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Born in Cuba, Chemistry Professor Reflects on Castro's Resignation

On Tuesday, longtime Cuban dictator Fidel Castro let his country know he would no longer hold a top position in government. The ill and aging leader’s stepping down is the end of an era for the Latin American country, and he has handed the reigns over to his brother, Raul Castro. KSMU’s Jennifer Moore spoke with Jorge Padron, a retired Chemistry professor from Drury University who once called Cuba home.

“The way I see it, there won’t be many changes,” Padron said.

“He’s 84. He’s been very ill. His brother is nearly 80. So there’s not much difference," he said.

Padron did say, though, it looks like Castro’s brother, Raul, is bringing in new ideas when it comes to allowing parts of the country to privatize.

“They are now giving permits for private businesses—small private businesses. So he has different ideas than his brother,” he said.

Padron compared Fidel Castro to the dictator of North Korea Kim Jong-Il, known for his extremely tight control over the communist country.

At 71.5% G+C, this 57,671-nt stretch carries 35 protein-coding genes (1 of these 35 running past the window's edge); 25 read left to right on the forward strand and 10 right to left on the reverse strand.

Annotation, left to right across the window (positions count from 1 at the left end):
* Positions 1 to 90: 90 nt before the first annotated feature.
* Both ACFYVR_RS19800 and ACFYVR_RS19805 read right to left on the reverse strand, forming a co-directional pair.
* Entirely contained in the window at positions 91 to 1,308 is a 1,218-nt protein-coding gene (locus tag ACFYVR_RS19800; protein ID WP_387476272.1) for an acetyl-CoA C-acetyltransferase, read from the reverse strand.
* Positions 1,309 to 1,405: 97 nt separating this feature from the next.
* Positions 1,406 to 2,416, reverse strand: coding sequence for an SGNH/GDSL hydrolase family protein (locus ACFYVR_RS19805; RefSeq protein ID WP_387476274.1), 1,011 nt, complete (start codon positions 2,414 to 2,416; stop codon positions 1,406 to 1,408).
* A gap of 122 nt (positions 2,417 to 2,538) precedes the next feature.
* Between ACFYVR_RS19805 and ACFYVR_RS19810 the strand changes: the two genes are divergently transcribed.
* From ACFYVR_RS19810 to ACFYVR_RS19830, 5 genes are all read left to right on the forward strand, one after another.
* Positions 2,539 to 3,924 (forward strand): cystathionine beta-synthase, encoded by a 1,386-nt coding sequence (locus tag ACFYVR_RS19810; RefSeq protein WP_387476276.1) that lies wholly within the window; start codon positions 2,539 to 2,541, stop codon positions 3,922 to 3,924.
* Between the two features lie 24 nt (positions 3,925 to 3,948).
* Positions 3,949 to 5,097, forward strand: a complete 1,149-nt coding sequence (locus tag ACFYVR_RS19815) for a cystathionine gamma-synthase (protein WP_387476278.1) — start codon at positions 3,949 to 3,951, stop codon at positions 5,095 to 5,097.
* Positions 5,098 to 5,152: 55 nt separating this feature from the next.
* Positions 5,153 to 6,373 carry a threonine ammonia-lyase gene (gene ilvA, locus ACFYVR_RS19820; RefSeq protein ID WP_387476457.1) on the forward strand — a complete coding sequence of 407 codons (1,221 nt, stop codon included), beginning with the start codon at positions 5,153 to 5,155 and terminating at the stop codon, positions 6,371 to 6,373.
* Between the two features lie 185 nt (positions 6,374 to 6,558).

And he knows firsthand what effect Castro's policies had on the people of Cuba.

His father had a private pharmaceutical house at the time Fidel Castro came to power in 1960; the government began taking over what were once private businessses.

“Within a year, they took away the business. And of course, all the employees were fired,” he says.

His family decided to leave Cuba, along with an exodus of other upper-class business owners who had experienced a similar fate.

“They arrived in Miami with five dollars per person. They lost everything,” he said.

The Padron family eventually landed in Washington , D.C. His dad began working as a scientist for the U.S. Food and Drug Administration.

Jorge Padron went on to become a professor of chemistry, and has been an American citizen for 50 years.

He says he hopes Cuba will begin to open up in the way that China has done economically over the past 15 years.

“Politically, they’re very rigid, very strict; they don’t allow any diversion from the Communist Party. But economically, they allow capitalism,” Padron said.

Before Castro came to power, Padron says, Cuba was one of the most developed countries in Latin America. He recalls doctors in Ecuador telling him how they did their residencies in Cuba, indicating that its status was impressive.

“[Fidel Castro] took Cuba from a—according to Latin American standards—a very well developed country, to poor poverty. And that’s what Raul [Castro], I think, finally realized: that it has been a failure. Cuba is a poor, poor country, any way you look at it,” he said.